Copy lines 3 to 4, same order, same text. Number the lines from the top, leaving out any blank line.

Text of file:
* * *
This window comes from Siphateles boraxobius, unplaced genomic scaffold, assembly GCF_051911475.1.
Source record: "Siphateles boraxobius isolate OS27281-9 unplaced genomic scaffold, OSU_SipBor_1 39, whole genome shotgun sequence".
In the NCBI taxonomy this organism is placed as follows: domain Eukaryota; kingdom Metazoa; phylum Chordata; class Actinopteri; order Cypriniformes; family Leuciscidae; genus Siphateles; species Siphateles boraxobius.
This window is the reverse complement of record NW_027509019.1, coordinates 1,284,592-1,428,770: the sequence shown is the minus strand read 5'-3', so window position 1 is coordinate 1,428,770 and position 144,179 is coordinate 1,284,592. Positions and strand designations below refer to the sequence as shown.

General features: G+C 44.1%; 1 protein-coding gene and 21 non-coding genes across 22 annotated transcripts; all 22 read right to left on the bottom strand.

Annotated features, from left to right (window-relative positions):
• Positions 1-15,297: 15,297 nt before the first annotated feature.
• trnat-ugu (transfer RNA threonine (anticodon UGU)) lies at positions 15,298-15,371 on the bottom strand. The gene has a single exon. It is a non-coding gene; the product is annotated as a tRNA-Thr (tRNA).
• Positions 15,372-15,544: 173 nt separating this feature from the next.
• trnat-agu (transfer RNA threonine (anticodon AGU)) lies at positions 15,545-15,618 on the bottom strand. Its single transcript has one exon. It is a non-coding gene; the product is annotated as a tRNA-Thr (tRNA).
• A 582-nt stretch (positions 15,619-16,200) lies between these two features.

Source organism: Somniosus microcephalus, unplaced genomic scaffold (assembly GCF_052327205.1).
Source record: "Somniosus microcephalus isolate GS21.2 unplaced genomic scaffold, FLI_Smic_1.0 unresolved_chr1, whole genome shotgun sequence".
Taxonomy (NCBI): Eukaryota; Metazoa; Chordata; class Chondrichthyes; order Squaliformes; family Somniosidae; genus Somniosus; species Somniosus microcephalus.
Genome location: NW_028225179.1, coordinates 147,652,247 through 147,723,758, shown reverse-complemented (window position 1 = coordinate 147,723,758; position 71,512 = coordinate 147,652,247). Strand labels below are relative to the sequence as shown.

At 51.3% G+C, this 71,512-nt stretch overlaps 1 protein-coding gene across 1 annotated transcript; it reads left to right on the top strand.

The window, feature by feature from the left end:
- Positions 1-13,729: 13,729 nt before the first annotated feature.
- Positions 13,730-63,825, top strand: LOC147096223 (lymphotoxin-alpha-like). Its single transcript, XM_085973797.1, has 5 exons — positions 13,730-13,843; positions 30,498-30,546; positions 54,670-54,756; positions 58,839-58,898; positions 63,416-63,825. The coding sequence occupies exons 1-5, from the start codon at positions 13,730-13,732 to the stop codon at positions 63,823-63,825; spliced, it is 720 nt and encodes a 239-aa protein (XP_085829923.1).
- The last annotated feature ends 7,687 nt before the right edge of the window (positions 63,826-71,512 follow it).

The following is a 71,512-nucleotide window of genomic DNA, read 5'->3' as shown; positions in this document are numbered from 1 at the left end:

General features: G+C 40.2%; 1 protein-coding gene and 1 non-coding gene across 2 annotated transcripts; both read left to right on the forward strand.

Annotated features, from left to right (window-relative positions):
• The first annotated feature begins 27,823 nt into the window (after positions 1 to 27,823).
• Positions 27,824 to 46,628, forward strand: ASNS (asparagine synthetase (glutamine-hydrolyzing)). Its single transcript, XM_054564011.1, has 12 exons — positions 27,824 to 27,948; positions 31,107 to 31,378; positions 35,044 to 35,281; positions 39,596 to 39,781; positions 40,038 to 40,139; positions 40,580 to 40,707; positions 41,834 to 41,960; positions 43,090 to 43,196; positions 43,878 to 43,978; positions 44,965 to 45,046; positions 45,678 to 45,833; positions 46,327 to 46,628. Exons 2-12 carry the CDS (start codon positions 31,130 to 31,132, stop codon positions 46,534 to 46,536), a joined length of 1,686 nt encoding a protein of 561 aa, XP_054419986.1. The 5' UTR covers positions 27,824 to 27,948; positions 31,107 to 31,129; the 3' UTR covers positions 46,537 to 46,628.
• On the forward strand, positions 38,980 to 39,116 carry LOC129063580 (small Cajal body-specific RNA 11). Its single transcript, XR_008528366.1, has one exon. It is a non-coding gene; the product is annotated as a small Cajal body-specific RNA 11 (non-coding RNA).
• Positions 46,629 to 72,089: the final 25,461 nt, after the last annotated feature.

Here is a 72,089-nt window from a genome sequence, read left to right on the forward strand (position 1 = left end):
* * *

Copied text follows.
In the NCBI taxonomy this organism is placed as follows: domain Eukaryota; kingdom Metazoa; phylum Chordata; class Actinopteri; order Cypriniformes; family Leuciscidae; genus Siphateles; species Siphateles boraxobius.
This window is the reverse complement of record NW_027509019.1, coordinates 1,284,592-1,428,770: the sequence shown is the minus strand read 5'-3', so window position 1 is coordinate 1,428,770 and position 144,179 is coordinate 1,284,592. Positions and strand designations below refer to the sequence as shown.